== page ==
Why get screened?
Screening mammograms are the best way to find breast cancer early, when treatment may work better.
Who should get screened?
If you’re 45 to 74 years of age, start making mammograms part of your regular health routine. The risk (chance) of breast cancer increases as you get older. Follow these guidelines to know when to get screened:
- Women younger than 40: The risk of breast cancer at this age is low. Generally, screening mammograms aren’t needed before the age of 40. Talk to your healthcare provider if you’re concerned about having an increased risk of breast cancer.
- Women 40 to 44: It’s less clear that the benefits of mammograms outweigh the risks for women in this age group. Talk to your healthcare provider about your breast cancer risk and your need for mammograms.
- Women 45 to 74: Breast cancer screening is proven to have the most benefit within this age range. Have a mammogram every 2 years or as decided by you and your healthcare provider.
- Women 75 and older: The benefits of continuing to screen once you turn 75 depend on your personal health (how healthy you are overall). Talk to your healthcare provider about whether or not continuing to screen is right for you. If you choose to continue screening, the Alberta Breast Cancer Screening Program in Alberta Health Services will no longer send you reminder letters to screen once you turn 75.
Unsure if breast cancer screening is right for you? Try the Risk Calculator.
What if I have breast implants?
Breast cancer screening is still very important if you have breast implants. Implants can interfere with screening mammograms, so you’ll need more images in order to detect (find) abnormal changes. Remember to let the radiology clinic know that you have breast implants when booking your mammogram appointment.
What is a mammogram?
A mammogram is an x-ray of the breast. There are 2 different kinds of mammograms: screening and diagnostic.
Screening mammograms are regular checks used to find early signs of cancer in women who have no noticeable breast problems or symptoms. They can find abnormal changes in the breast that are too small to be felt by you or your healthcare provider. If your screening mammogram finds any abnormal changes, your healthcare provider may recommend having a diagnostic mammogram.
Diagnostic mammograms take more images for a closer look at the area of concern found on a screening mammogram. They’re also used for women who’ve had breast cancer before or who notice unusual breast changes, such as:
- A new lump in the breast or armpit
- A nipple that’s pointed inward (inverted nipple), if it isn’t usually
- Crusting, bleeding or a rash on the nipple
- Unusual fluid coming from the nipple (nipple discharge)
- Dimpling or thickening of the skin in one area of the breast
If you think you need a diagnostic mammogram, speak to your healthcare provider for a referral.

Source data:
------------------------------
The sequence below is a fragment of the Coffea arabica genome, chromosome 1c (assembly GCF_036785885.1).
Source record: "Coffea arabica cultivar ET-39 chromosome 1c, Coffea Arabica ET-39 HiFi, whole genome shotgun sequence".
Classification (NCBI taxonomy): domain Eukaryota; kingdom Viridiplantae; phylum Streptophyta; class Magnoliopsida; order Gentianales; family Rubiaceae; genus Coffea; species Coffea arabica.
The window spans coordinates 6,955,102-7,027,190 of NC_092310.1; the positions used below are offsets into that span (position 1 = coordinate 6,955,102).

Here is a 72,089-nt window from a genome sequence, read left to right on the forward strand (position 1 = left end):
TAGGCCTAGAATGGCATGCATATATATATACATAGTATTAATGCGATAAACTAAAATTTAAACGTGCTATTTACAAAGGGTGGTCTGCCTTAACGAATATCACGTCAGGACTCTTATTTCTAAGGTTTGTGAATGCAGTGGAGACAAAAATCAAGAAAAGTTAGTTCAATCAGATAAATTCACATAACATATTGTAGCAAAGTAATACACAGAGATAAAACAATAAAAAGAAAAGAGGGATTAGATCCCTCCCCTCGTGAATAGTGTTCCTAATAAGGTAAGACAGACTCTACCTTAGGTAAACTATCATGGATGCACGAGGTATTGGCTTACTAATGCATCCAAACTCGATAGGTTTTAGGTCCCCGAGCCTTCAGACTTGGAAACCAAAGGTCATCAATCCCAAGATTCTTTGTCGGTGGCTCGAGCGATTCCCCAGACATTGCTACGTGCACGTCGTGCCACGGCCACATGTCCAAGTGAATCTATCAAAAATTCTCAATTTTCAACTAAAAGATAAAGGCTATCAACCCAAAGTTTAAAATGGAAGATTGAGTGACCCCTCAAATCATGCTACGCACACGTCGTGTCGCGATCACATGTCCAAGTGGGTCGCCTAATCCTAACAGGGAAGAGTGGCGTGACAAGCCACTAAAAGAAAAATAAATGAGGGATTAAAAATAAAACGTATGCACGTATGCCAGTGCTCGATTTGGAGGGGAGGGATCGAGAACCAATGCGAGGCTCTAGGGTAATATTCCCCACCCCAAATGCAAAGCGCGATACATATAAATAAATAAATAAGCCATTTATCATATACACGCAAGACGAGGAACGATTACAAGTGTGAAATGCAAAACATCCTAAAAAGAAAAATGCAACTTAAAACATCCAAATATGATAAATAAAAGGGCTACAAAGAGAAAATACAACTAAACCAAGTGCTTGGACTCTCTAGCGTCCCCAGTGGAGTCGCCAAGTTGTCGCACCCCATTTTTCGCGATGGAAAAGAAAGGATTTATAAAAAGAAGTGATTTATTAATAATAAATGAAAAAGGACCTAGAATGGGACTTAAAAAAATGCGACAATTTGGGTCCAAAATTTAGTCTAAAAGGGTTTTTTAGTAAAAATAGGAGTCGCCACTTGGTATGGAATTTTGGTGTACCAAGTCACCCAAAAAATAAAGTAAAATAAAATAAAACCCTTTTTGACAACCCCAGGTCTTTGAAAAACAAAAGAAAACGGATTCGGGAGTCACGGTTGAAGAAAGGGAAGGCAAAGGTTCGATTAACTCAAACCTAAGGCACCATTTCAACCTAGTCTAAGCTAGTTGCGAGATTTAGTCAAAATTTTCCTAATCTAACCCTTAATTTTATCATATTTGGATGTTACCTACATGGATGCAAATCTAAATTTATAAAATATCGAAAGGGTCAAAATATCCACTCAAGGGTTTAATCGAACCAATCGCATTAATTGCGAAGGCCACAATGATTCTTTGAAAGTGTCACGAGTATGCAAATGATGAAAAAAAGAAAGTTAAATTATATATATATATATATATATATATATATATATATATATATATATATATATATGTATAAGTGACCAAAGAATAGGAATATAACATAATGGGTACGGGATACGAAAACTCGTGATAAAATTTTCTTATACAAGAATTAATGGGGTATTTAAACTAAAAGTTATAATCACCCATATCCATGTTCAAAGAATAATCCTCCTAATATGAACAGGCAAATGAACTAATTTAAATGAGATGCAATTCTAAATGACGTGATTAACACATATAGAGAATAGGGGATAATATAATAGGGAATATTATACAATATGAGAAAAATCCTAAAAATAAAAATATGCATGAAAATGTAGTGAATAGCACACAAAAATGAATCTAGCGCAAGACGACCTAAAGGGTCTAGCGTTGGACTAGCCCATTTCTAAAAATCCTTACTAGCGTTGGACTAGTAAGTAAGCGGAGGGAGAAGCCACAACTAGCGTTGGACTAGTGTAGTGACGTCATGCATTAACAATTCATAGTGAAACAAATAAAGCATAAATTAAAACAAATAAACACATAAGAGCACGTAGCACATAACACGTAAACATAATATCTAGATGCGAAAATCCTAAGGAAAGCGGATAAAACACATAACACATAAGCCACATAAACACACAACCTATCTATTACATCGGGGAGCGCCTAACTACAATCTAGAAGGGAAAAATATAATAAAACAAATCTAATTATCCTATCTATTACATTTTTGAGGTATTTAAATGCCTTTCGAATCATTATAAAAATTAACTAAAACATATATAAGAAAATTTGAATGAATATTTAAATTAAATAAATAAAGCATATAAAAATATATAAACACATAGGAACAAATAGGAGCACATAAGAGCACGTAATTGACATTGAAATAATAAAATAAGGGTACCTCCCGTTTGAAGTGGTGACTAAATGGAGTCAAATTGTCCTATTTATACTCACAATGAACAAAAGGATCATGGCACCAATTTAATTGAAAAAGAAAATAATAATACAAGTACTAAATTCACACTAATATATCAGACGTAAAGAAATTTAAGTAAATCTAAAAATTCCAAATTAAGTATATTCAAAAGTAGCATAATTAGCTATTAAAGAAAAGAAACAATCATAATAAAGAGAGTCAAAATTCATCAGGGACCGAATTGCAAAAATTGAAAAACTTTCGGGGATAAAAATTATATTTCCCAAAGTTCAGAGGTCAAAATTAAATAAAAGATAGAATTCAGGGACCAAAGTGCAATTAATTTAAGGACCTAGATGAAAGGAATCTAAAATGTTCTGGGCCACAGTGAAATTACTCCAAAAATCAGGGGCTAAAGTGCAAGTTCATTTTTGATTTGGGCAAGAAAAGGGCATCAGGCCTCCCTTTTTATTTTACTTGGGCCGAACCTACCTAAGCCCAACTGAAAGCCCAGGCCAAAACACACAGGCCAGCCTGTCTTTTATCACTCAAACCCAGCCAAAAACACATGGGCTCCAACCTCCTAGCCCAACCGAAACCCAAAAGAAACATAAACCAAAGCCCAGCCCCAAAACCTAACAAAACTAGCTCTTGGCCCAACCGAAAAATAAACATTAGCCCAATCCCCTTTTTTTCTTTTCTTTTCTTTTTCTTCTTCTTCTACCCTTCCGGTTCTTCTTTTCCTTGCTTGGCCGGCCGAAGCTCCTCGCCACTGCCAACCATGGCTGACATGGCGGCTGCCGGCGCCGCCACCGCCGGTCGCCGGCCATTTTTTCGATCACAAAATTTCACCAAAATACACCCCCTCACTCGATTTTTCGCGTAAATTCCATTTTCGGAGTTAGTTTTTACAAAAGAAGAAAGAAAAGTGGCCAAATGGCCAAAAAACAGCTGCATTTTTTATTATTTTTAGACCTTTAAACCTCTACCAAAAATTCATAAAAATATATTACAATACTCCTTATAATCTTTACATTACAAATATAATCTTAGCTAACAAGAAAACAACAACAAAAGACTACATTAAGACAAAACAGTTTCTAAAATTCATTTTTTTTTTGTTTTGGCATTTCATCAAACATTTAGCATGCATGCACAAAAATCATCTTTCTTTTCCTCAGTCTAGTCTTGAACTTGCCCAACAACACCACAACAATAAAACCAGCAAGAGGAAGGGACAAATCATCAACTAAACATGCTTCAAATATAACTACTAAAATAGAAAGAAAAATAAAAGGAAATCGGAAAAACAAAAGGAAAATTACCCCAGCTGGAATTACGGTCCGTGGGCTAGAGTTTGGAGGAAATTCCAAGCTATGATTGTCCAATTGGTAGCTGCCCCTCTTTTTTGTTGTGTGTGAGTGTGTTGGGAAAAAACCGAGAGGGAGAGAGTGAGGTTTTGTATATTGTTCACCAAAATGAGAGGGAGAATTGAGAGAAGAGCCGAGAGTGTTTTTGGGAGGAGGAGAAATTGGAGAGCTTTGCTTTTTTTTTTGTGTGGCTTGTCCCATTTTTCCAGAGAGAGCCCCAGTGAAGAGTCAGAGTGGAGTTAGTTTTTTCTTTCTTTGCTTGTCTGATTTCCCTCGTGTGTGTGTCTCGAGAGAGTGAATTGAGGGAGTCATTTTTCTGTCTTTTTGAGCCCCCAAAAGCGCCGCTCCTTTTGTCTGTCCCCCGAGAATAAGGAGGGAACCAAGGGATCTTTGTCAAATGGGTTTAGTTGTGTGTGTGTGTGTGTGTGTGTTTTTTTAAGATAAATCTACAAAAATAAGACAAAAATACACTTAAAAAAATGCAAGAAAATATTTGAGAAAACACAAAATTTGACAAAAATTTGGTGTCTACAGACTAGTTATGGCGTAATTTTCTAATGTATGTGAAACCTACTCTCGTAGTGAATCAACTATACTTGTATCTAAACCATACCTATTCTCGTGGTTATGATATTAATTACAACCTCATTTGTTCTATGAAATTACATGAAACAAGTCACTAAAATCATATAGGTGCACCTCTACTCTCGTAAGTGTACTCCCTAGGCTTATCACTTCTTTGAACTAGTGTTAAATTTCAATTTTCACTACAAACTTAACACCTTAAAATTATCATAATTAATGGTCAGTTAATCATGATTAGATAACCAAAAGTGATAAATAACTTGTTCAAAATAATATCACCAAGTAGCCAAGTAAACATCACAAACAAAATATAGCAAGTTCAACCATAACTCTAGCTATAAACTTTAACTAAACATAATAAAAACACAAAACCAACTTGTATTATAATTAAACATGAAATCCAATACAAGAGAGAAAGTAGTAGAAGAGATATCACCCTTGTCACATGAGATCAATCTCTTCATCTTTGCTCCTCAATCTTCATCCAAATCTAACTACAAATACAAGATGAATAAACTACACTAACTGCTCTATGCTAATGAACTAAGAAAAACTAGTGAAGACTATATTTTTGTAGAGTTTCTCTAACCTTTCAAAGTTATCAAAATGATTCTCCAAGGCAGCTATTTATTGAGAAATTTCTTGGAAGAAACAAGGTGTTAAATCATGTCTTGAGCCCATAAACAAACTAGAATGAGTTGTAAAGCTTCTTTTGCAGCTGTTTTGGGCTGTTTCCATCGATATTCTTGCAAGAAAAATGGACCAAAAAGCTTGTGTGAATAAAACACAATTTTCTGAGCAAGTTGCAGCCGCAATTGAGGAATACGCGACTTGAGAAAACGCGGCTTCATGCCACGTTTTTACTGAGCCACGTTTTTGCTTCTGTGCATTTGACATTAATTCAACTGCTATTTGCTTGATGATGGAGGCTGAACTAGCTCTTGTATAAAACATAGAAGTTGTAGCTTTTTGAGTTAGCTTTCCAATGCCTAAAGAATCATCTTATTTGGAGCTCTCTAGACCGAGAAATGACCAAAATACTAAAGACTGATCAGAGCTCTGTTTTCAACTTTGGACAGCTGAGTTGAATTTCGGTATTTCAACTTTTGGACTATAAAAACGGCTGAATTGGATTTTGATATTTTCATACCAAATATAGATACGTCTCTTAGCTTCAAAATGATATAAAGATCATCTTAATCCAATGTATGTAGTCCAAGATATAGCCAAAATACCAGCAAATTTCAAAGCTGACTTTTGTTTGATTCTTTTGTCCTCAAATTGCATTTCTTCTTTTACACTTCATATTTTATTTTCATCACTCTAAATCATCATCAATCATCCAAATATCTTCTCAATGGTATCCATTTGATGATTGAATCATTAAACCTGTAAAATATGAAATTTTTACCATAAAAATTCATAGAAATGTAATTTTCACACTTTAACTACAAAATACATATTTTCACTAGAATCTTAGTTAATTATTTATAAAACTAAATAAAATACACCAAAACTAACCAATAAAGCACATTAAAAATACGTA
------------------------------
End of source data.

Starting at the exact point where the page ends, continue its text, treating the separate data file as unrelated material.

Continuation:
If you don’t have a healthcare provider, check out these resources to help find one:
- Visit Alberta Find a Doctor
- Call Health Link at 8-1-1
- Visit Inform Alberta
- Visit College of Physicians and Surgeons of Alberta
What to expect with a mammogram
You might have a few questions about how a mammogram is done. The process itself should only take about 10 minutes and will be done by a female technologist to help you feel comfortable and at ease.
How should I prepare for a mammogram?
On the day of your appointment you should:
- Wear a separate top and bottom as you’ll have to remove clothing from the waist up.
- Avoid wearing perfume, antiperspirant, deodorant and body powder. These can affect the mammogram results.
What happens during a mammogram?
Once you’re standing in front of the mammography machine:
- One breast at a time is positioned (placed) on the machine. The machine will be adjusted to your height.
- A second plate will press down on your breast for a few seconds to spread out the breast tissue so that small abnormalities can be seen.
- For a screening mammogram, 2 x-rays will be taken of each breast; 1 from the top and 1 from the side. Several more x-rays are taken for diagnostic mammograms. If tomosynthesis is used, multiple x-ray images are taken to create a video-like view of each breast. Learn more about tomosynthesis under frequently asked questions.
- These x-rays will then be looked at by a radiologist for any abnormal changes.
- Once the exam has been reviewed by a radiologist, you’ll receive a result letter in the mail from the Alberta Breast Cancer Screening Program. Learn more about getting your mammogram results.
Does a mammogram hurt?
Your breasts need to be compressed (flattened) to get the best image possible. This may be uncomfortable or slightly painful, but tolerable. Each compression only lasts a few seconds, so any discomfort will be very short. If you normally have tender breasts, you may find it more comfortable to have your mammogram at least a week before or after your period.
Find out why compression is important when having a mammogram from the BC Cancer Agency Screening Mammography Program.
Benefits and risks of a mammogram
Mammograms are generally very safe. However, as with any procedure, having a mammogram has both benefits and risks.
Informed decision making: Screening for breast cancer is a choice. Make your choice by carefully thinking about the benefits and risks of breast cancer screening. You may experience these benefits or risks in a different way than others. You’ll have to decide for yourself if you think the benefits are worth more than the risks. Talk about this with your healthcare provider to help you decide if screening is right for you.
Review the resource below to help you think about how the benefits and risks of breast cancer screening fit with your own personal values.